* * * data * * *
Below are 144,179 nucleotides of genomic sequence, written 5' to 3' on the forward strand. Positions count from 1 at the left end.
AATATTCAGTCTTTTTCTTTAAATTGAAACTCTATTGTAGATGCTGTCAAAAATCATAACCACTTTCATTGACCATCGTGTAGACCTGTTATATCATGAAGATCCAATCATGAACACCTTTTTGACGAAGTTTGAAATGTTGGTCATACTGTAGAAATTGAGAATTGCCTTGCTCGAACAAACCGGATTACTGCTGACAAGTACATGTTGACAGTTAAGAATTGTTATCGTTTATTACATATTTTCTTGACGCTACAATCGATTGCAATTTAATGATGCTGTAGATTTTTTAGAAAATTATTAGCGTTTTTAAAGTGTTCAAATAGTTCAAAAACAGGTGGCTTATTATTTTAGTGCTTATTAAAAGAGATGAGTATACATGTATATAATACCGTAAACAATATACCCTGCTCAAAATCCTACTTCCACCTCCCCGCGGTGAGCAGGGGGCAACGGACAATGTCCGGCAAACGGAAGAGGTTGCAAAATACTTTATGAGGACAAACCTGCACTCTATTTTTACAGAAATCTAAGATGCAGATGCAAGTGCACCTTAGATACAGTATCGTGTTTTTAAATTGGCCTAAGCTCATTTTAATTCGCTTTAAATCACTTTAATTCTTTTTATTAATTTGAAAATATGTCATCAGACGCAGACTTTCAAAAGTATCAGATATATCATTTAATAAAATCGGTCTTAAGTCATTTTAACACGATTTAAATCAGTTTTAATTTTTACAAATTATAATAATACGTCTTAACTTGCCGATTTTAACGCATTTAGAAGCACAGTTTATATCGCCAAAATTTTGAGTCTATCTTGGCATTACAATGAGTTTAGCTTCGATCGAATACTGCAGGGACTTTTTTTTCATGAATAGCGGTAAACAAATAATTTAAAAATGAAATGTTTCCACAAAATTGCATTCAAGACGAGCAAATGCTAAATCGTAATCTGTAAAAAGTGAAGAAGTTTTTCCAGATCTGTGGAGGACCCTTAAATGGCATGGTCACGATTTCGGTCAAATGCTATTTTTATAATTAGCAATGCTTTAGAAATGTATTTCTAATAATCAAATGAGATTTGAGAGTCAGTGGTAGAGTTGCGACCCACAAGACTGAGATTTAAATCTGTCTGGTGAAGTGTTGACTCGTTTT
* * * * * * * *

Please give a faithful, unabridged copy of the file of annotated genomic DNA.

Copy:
Below are 144,179 nucleotides of genomic sequence, written 5' to 3' on the forward strand. Positions count from 1 at the left end.
AATATTCAGTCTTTTTCTTTAAATTGAAACTCTATTGTAGATGCTGTCAAAAATCATAACCACTTTCATTGACCATCGTGTAGACCTGTTATATCATGAAGATCCAATCATGAACACCTTTTTGACGAAGTTTGAAATGTTGGTCATACTGTAGAAATTGAGAATTGCCTTGCTCGAACAAACCGGATTACTGCTGACAAGTACATGTTGACAGTTAAGAATTGTTATCGTTTATTACATATTTTCTTGACGCTACAATCGATTGCAATTTAATGATGCTGTAGATTTTTTAGAAAATTATTAGCGTTTTTAAAGTGTTCAAATAGTTCAAAAACAGGTGGCTTATTATTTTAGTGCTTATTAAAAGAGATGAGTATACATGTATATAATACCGTAAACAATATACCCTGCTCAAAATCCTACTTCCACCTCCCCGCGGTGAGCAGGGGGCAACGGACAATGTCCGGCAAACGGAAGAGGTTGCAAAATACTTTATGAGGACAAACCTGCACTCTATTTTTACAGAAATCTAAGATGCAGATGCAAGTGCACCTTAGATACAGTATCGTGTTTTTAAATTGGCCTAAGCTCATTTTAATTCGCTTTAAATCACTTTAATTCTTTTTATTAATTTGAAAATATGTCATCAGACGCAGACTTTCAAAAGTATCAGATATATCATTTAATAAAATCGGTCTTAAGTCATTTTAACACGATTTAAATCAGTTTTAATTTTTACAAATTATAATAATACGTCTTAACTTGCCGATTTTAACGCATTTAGAAGCACAGTTTATATCGCCAAAATTTTGAGTCTATCTTGGCATTACAATGAGTTTAGCTTCGATCGAATACTGCAGGGACTTTTTTTTCATGAATAGCGGTAAACAAATAATTTAAAAATGAAATGTTTCCACAAAATTGCATTCAAGACGAGCAAATGCTAAATCGTAATCTGTAAAAAGTGAAGAAGTTTTTCCAGATCTGTGGAGGACCCTTAAATGGCATGGTCACGATTTCGGTCAAATGCTATTTTTATAATTAGCAATGCTTTAGAAATGTATTTCTAATAATCAAATGAGATTTGAGAGTCAGTGGTAGAGTTGCGACCCACAAGACTGAGATTTAAATCTGTCTGGTGAAGTGTTGACTCGTTTT